The Mueller Report is In; What Does it Mean?

The Takeaway

31:05 min | 1 year ago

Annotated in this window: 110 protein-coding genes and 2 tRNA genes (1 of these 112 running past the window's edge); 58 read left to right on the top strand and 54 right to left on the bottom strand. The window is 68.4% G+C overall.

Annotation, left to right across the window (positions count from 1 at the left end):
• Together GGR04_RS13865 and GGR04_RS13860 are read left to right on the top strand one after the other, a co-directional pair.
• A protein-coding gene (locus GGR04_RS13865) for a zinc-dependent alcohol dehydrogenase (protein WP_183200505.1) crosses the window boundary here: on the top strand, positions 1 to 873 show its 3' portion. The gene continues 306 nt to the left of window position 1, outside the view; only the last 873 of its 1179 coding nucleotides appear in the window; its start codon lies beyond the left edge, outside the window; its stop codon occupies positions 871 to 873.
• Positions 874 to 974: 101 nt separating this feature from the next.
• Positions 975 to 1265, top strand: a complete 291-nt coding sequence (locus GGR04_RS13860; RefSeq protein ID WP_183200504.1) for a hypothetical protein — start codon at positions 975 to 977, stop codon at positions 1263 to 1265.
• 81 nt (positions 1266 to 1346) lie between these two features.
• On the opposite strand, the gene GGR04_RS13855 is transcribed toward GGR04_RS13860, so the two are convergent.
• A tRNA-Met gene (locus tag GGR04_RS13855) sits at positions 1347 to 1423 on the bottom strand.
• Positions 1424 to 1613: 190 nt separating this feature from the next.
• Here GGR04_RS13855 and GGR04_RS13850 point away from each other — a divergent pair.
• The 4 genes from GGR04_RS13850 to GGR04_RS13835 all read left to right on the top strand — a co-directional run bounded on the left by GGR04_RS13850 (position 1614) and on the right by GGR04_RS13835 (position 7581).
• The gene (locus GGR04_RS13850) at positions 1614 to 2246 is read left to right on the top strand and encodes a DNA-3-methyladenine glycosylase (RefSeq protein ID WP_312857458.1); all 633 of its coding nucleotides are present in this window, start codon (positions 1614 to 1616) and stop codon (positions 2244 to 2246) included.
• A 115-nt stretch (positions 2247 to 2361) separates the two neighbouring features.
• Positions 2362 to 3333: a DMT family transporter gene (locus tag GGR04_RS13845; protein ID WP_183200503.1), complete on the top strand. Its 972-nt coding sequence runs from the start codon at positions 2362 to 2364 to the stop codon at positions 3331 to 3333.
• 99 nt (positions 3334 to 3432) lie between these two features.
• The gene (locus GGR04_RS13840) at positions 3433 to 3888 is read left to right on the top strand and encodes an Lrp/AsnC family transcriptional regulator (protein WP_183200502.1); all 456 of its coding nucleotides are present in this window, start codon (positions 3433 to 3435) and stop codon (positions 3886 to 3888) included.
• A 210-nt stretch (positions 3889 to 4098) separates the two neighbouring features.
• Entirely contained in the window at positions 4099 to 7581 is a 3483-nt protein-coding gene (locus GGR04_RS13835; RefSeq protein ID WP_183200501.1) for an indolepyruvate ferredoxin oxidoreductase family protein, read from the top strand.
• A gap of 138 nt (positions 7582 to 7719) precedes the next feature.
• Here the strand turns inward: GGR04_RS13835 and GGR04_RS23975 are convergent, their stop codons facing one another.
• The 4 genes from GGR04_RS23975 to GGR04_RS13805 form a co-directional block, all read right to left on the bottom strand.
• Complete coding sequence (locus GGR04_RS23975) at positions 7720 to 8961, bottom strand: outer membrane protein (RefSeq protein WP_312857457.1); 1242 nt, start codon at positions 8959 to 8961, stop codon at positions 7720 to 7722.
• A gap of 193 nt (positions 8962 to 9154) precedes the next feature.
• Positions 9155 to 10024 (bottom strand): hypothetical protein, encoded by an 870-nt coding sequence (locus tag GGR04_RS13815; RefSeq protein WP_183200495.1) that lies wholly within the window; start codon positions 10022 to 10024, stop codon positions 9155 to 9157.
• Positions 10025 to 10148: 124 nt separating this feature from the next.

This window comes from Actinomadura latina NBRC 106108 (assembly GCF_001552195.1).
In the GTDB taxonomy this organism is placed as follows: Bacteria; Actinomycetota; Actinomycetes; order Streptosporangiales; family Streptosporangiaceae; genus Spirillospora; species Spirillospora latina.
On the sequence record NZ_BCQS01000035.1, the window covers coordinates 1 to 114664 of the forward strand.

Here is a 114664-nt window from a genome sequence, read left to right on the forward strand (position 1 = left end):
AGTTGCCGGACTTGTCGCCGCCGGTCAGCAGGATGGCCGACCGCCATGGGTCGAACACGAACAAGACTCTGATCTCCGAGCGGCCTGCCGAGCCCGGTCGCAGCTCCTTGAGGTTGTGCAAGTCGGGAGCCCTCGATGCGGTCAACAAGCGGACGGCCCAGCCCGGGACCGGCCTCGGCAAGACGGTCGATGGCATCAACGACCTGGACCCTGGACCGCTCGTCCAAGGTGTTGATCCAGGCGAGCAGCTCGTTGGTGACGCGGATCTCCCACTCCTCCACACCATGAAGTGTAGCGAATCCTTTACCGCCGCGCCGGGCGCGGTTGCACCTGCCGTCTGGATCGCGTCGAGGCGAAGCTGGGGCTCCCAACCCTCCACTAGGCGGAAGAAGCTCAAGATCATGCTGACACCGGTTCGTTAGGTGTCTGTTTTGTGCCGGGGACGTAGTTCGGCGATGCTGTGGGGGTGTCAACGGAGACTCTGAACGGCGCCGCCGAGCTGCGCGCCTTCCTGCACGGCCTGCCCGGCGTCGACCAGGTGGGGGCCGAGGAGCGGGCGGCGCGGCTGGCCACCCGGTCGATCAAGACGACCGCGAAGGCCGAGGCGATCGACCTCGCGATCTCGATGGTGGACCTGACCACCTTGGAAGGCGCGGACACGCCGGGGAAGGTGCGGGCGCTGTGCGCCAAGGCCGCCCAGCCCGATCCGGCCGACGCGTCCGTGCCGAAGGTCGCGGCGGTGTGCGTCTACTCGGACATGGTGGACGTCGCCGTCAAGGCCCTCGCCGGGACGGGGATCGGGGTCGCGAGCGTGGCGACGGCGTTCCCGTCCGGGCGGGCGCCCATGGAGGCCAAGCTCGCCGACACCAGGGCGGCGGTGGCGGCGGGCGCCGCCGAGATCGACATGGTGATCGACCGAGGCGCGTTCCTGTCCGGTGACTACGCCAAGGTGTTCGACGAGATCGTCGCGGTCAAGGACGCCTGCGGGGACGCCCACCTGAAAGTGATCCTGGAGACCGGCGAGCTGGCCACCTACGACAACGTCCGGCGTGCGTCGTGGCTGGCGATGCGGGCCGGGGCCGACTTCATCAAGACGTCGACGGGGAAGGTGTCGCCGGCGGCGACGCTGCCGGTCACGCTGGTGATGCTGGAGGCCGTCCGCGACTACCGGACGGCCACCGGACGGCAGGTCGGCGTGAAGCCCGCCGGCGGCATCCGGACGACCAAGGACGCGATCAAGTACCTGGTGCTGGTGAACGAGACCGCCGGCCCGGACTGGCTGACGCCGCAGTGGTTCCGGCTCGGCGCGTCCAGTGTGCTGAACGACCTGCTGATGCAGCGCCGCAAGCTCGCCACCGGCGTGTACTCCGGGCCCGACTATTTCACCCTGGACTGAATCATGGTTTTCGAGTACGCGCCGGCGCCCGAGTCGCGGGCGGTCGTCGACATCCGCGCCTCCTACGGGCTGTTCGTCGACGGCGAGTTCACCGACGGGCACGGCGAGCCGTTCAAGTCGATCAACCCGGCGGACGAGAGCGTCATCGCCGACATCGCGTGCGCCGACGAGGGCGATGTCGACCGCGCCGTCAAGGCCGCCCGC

The Mueller Report is In; What Does it Mean?